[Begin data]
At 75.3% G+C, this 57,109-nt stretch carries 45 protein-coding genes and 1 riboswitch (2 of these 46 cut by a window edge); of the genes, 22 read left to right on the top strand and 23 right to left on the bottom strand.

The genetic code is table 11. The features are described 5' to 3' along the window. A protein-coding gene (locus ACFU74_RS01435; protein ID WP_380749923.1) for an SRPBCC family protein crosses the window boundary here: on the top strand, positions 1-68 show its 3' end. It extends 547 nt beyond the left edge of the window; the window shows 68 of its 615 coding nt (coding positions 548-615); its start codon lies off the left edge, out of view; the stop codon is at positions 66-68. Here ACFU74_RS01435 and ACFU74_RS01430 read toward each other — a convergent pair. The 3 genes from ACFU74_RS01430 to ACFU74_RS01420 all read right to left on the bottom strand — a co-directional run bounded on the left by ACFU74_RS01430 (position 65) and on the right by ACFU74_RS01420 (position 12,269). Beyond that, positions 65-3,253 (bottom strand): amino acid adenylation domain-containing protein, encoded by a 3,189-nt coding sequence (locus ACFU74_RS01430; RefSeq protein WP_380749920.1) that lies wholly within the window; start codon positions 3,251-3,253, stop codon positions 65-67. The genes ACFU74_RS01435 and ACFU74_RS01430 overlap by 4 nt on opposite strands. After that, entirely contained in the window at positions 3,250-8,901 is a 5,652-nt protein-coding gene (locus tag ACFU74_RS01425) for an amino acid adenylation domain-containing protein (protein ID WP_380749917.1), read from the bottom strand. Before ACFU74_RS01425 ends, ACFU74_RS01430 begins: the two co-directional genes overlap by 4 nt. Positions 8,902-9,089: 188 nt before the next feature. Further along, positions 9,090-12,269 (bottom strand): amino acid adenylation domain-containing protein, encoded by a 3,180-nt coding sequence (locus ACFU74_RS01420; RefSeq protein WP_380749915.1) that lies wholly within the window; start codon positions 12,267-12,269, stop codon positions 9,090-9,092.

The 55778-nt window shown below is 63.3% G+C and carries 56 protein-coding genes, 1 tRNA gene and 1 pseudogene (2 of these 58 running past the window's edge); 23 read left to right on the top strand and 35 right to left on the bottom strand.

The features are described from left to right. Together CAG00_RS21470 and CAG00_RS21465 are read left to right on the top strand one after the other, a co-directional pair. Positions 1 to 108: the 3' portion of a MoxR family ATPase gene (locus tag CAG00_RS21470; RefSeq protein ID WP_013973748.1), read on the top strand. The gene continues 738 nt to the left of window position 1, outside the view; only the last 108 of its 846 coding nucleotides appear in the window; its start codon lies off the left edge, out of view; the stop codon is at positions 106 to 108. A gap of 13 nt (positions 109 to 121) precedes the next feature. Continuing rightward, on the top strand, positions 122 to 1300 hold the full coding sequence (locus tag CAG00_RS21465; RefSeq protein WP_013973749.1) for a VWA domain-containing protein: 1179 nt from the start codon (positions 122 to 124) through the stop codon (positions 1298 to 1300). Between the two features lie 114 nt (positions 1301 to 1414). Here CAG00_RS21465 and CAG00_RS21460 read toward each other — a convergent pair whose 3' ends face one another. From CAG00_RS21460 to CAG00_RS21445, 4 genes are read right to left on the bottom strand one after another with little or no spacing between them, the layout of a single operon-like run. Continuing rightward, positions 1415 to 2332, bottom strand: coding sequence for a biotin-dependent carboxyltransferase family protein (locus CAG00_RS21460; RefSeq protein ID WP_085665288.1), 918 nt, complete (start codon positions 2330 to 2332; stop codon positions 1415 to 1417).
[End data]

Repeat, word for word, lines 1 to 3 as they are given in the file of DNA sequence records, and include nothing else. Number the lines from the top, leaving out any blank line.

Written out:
At 75.3% G+C, this 57,109-nt stretch carries 45 protein-coding genes and 1 riboswitch (2 of these 46 cut by a window edge); of the genes, 22 read left to right on the top strand and 23 right to left on the bottom strand.

The genetic code is table 11. The features are described 5' to 3' along the window. A protein-coding gene (locus ACFU74_RS01435; protein ID WP_380749923.1) for an SRPBCC family protein crosses the window boundary here: on the top strand, positions 1-68 show its 3' end. It extends 547 nt beyond the left edge of the window; the window shows 68 of its 615 coding nt (coding positions 548-615); its start codon lies off the left edge, out of view; the stop codon is at positions 66-68. Here ACFU74_RS01435 and ACFU74_RS01430 read toward each other — a convergent pair. The 3 genes from ACFU74_RS01430 to ACFU74_RS01420 all read right to left on the bottom strand — a co-directional run bounded on the left by ACFU74_RS01430 (position 65) and on the right by ACFU74_RS01420 (position 12,269). Beyond that, positions 65-3,253 (bottom strand): amino acid adenylation domain-containing protein, encoded by a 3,189-nt coding sequence (locus ACFU74_RS01430; RefSeq protein WP_380749920.1) that lies wholly within the window; start codon positions 3,251-3,253, stop codon positions 65-67. The genes ACFU74_RS01435 and ACFU74_RS01430 overlap by 4 nt on opposite strands. After that, entirely contained in the window at positions 3,250-8,901 is a 5,652-nt protein-coding gene (locus tag ACFU74_RS01425) for an amino acid adenylation domain-containing protein (protein ID WP_380749917.1), read from the bottom strand. Before ACFU74_RS01425 ends, ACFU74_RS01430 begins: the two co-directional genes overlap by 4 nt. Positions 8,902-9,089: 188 nt before the next feature. Further along, positions 9,090-12,269 (bottom strand): amino acid adenylation domain-containing protein, encoded by a 3,180-nt coding sequence (locus ACFU74_RS01420; RefSeq protein WP_380749915.1) that lies wholly within the window; start codon positions 12,267-12,269, stop codon positions 9,090-9,092.

The 55778-nt window shown below is 63.3% G+C and carries 56 protein-coding genes, 1 tRNA gene and 1 pseudogene (2 of these 58 running past the window's edge); 23 read left to right on the top strand and 35 right to left on the bottom strand.